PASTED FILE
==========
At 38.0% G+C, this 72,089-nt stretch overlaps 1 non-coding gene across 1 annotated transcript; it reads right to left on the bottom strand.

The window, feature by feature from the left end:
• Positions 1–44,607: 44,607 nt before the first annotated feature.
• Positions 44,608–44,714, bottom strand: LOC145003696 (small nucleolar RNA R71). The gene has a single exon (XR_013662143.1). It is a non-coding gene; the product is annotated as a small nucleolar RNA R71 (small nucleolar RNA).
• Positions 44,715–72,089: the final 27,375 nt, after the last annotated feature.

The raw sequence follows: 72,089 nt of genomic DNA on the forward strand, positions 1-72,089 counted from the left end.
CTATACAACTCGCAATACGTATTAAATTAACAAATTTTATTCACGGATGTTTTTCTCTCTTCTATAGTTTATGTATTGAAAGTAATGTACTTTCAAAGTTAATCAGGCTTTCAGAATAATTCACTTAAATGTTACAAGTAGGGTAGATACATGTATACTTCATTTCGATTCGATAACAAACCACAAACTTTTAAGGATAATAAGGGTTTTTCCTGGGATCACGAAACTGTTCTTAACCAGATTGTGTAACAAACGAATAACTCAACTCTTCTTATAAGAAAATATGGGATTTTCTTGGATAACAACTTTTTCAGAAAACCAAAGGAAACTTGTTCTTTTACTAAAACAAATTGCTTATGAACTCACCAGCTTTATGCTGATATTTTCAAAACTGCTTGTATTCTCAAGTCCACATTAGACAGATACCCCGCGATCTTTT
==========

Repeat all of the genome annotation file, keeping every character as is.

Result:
At 38.0% G+C, this 72,089-nt stretch overlaps 1 non-coding gene across 1 annotated transcript; it reads right to left on the bottom strand.

The window, feature by feature from the left end:
• Positions 1–44,607: 44,607 nt before the first annotated feature.
• Positions 44,608–44,714, bottom strand: LOC145003696 (small nucleolar RNA R71). The gene has a single exon (XR_013662143.1). It is a non-coding gene; the product is annotated as a small nucleolar RNA R71 (small nucleolar RNA).
• Positions 44,715–72,089: the final 27,375 nt, after the last annotated feature.

The raw sequence follows: 72,089 nt of genomic DNA on the forward strand, positions 1-72,089 counted from the left end.
CTATACAACTCGCAATACGTATTAAATTAACAAATTTTATTCACGGATGTTTTTCTCTCTTCTATAGTTTATGTATTGAAAGTAATGTACTTTCAAAGTTAATCAGGCTTTCAGAATAATTCACTTAAATGTTACAAGTAGGGTAGATACATGTATACTTCATTTCGATTCGATAACAAACCACAAACTTTTAAGGATAATAAGGGTTTTTCCTGGGATCACGAAACTGTTCTTAACCAGATTGTGTAACAAACGAATAACTCAACTCTTCTTATAAGAAAATATGGGATTTTCTTGGATAACAACTTTTTCAGAAAACCAAAGGAAACTTGTTCTTTTACTAAAACAAATTGCTTATGAACTCACCAGCTTTATGCTGATATTTTCAAAACTGCTTGTATTCTCAAGTCCACATTAGACAGATACCCCGCGATCTTTT